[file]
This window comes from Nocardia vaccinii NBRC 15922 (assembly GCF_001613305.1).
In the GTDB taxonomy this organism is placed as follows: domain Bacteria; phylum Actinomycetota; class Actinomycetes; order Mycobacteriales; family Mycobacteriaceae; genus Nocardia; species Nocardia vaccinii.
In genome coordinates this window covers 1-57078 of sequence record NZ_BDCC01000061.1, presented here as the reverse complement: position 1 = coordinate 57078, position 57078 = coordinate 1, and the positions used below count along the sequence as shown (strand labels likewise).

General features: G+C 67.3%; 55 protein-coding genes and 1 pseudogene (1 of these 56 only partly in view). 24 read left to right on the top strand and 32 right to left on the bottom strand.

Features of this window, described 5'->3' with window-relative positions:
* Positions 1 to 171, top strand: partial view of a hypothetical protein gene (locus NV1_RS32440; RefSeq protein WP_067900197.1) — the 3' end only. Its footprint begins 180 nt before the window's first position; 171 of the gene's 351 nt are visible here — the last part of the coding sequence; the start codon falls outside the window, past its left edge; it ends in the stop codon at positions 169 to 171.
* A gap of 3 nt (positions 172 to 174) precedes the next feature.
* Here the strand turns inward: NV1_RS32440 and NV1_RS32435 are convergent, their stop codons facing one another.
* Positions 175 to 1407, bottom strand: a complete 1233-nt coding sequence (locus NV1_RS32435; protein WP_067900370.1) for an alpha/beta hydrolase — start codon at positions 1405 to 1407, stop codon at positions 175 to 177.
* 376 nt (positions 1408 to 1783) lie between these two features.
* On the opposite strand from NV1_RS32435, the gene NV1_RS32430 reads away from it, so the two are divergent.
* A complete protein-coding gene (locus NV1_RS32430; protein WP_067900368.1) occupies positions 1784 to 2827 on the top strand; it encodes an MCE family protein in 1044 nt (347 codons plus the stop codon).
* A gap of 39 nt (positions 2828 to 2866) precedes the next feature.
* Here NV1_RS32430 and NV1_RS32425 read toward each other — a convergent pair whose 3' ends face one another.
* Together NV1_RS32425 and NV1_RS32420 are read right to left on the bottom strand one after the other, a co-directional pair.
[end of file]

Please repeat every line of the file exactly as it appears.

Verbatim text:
This window comes from Nocardia vaccinii NBRC 15922 (assembly GCF_001613305.1).
In the GTDB taxonomy this organism is placed as follows: domain Bacteria; phylum Actinomycetota; class Actinomycetes; order Mycobacteriales; family Mycobacteriaceae; genus Nocardia; species Nocardia vaccinii.
In genome coordinates this window covers 1-57078 of sequence record NZ_BDCC01000061.1, presented here as the reverse complement: position 1 = coordinate 57078, position 57078 = coordinate 1, and the positions used below count along the sequence as shown (strand labels likewise).

General features: G+C 67.3%; 55 protein-coding genes and 1 pseudogene (1 of these 56 only partly in view). 24 read left to right on the top strand and 32 right to left on the bottom strand.

Features of this window, described 5'->3' with window-relative positions:
* Positions 1 to 171, top strand: partial view of a hypothetical protein gene (locus NV1_RS32440; RefSeq protein WP_067900197.1) — the 3' end only. Its footprint begins 180 nt before the window's first position; 171 of the gene's 351 nt are visible here — the last part of the coding sequence; the start codon falls outside the window, past its left edge; it ends in the stop codon at positions 169 to 171.
* A gap of 3 nt (positions 172 to 174) precedes the next feature.
* Here the strand turns inward: NV1_RS32440 and NV1_RS32435 are convergent, their stop codons facing one another.
* Positions 175 to 1407, bottom strand: a complete 1233-nt coding sequence (locus NV1_RS32435; protein WP_067900370.1) for an alpha/beta hydrolase — start codon at positions 1405 to 1407, stop codon at positions 175 to 177.
* 376 nt (positions 1408 to 1783) lie between these two features.
* On the opposite strand from NV1_RS32435, the gene NV1_RS32430 reads away from it, so the two are divergent.
* A complete protein-coding gene (locus NV1_RS32430; protein WP_067900368.1) occupies positions 1784 to 2827 on the top strand; it encodes an MCE family protein in 1044 nt (347 codons plus the stop codon).
* A gap of 39 nt (positions 2828 to 2866) precedes the next feature.
* Here NV1_RS32430 and NV1_RS32425 read toward each other — a convergent pair whose 3' ends face one another.
* Together NV1_RS32425 and NV1_RS32420 are read right to left on the bottom strand one after the other, a co-directional pair.